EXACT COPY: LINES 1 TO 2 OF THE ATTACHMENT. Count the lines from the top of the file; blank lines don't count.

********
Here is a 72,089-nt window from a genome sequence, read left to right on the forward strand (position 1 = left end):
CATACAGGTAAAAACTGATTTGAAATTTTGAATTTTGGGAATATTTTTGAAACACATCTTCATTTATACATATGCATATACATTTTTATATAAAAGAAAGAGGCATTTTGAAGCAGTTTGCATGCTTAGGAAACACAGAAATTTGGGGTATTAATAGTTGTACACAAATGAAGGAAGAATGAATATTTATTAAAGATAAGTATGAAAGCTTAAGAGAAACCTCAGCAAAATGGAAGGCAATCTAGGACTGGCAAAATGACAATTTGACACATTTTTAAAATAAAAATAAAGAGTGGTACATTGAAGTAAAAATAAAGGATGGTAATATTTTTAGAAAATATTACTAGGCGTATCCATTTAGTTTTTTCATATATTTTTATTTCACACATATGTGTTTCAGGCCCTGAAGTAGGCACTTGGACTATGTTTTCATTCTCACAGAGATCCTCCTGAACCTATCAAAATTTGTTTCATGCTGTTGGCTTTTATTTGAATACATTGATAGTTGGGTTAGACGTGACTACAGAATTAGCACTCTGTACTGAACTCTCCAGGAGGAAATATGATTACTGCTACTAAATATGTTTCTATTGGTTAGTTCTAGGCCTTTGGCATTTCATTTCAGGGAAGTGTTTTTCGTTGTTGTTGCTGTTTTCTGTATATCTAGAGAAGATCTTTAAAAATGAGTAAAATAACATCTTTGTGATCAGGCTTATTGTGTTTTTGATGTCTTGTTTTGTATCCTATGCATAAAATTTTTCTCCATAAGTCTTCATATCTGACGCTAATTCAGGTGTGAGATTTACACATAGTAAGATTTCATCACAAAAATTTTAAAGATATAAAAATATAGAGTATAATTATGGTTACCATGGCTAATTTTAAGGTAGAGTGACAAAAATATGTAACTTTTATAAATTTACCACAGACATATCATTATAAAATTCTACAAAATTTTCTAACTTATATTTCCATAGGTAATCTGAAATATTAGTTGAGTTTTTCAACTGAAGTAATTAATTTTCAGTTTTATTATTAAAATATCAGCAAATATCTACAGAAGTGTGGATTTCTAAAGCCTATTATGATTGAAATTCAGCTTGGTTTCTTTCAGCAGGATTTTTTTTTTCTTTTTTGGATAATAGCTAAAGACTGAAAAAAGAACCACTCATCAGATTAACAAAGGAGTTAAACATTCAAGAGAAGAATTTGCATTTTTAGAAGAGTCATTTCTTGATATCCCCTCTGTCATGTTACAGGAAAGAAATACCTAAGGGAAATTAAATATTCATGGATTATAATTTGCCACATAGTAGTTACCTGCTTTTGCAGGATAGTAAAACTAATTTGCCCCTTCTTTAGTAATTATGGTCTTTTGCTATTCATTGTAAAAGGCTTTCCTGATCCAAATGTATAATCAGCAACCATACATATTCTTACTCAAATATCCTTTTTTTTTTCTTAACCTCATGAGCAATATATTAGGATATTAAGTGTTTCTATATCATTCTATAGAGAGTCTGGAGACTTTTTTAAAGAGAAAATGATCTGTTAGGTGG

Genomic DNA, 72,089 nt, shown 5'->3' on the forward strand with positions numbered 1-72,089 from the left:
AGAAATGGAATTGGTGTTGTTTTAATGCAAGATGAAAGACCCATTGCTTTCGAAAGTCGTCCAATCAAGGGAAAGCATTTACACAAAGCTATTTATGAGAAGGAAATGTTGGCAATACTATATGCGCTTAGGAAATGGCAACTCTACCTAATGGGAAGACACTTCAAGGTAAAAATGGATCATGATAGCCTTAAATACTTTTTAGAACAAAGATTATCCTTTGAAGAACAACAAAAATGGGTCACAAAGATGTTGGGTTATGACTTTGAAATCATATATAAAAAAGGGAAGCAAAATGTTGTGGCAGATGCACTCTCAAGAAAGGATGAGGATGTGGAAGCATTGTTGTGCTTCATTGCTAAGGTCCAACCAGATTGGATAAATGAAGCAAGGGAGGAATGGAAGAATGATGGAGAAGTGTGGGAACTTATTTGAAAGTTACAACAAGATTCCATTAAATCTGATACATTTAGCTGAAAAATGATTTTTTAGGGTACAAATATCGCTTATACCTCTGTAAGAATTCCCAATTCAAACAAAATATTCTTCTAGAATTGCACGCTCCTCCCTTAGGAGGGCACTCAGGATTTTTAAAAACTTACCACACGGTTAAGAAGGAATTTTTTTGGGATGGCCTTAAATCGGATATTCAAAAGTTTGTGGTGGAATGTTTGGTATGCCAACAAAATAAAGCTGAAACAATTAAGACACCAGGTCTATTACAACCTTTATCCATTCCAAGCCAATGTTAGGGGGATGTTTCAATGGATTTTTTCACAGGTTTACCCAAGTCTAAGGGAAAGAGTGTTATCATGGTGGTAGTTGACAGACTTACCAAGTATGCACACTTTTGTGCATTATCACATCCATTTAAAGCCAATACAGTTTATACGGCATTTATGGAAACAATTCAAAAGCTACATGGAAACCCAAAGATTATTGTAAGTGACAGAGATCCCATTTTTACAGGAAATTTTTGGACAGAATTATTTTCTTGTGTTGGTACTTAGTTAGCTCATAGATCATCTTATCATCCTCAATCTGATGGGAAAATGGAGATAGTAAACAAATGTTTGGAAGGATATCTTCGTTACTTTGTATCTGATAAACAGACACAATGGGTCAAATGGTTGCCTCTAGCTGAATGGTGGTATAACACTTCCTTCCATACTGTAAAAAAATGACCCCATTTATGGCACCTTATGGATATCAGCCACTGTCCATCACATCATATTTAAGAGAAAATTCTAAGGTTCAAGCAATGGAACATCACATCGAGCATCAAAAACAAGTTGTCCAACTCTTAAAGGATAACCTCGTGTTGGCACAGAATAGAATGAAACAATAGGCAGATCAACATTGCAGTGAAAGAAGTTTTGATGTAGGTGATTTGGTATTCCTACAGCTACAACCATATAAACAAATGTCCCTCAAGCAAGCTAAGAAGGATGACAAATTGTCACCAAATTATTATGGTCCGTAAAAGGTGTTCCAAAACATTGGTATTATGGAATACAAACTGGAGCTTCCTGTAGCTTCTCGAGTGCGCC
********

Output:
Here is a 72,089-nt window from a genome sequence, read left to right on the forward strand (position 1 = left end):
CATACAGGTAAAAACTGATTTGAAATTTTGAATTTTGGGAATATTTTTGAAACACATCTTCATTTATACATATGCATATACATTTTTATATAAAAGAAAGAGGCATTTTGAAGCAGTTTGCATGCTTAGGAAACACAGAAATTTGGGGTATTAATAGTTGTACACAAATGAAGGAAGAATGAATATTTATTAAAGATAAGTATGAAAGCTTAAGAGAAACCTCAGCAAAATGGAAGGCAATCTAGGACTGGCAAAATGACAATTTGACACATTTTTAAAATAAAAATAAAGAGTGGTACATTGAAGTAAAAATAAAGGATGGTAATATTTTTAGAAAATATTACTAGGCGTATCCATTTAGTTTTTTCATATATTTTTATTTCACACATATGTGTTTCAGGCCCTGAAGTAGGCACTTGGACTATGTTTTCATTCTCACAGAGATCCTCCTGAACCTATCAAAATTTGTTTCATGCTGTTGGCTTTTATTTGAATACATTGATAGTTGGGTTAGACGTGACTACAGAATTAGCACTCTGTACTGAACTCTCCAGGAGGAAATATGATTACTGCTACTAAATATGTTTCTATTGGTTAGTTCTAGGCCTTTGGCATTTCATTTCAGGGAAGTGTTTTTCGTTGTTGTTGCTGTTTTCTGTATATCTAGAGAAGATCTTTAAAAATGAGTAAAATAACATCTTTGTGATCAGGCTTATTGTGTTTTTGATGTCTTGTTTTGTATCCTATGCATAAAATTTTTCTCCATAAGTCTTCATATCTGACGCTAATTCAGGTGTGAGATTTACACATAGTAAGATTTCATCACAAAAATTTTAAAGATATAAAAATATAGAGTATAATTATGGTTACCATGGCTAATTTTAAGGTAGAGTGACAAAAATATGTAACTTTTATAAATTTACCACAGACATATCATTATAAAATTCTACAAAATTTTCTAACTTATATTTCCATAGGTAATCTGAAATATTAGTTGAGTTTTTCAACTGAAGTAATTAATTTTCAGTTTTATTATTAAAATATCAGCAAATATCTACAGAAGTGTGGATTTCTAAAGCCTATTATGATTGAAATTCAGCTTGGTTTCTTTCAGCAGGATTTTTTTTTTCTTTTTTGGATAATAGCTAAAGACTGAAAAAAGAACCACTCATCAGATTAACAAAGGAGTTAAACATTCAAGAGAAGAATTTGCATTTTTAGAAGAGTCATTTCTTGATATCCCCTCTGTCATGTTACAGGAAAGAAATACCTAAGGGAAATTAAATATTCATGGATTATAATTTGCCACATAGTAGTTACCTGCTTTTGCAGGATAGTAAAACTAATTTGCCCCTTCTTTAGTAATTATGGTCTTTTGCTATTCATTGTAAAAGGCTTTCCTGATCCAAATGTATAATCAGCAACCATACATATTCTTACTCAAATATCCTTTTTTTTTTCTTAACCTCATGAGCAATATATTAGGATATTAAGTGTTTCTATATCATTCTATAGAGAGTCTGGAGACTTTTTTAAAGAGAAAATGATCTGTTAGGTGG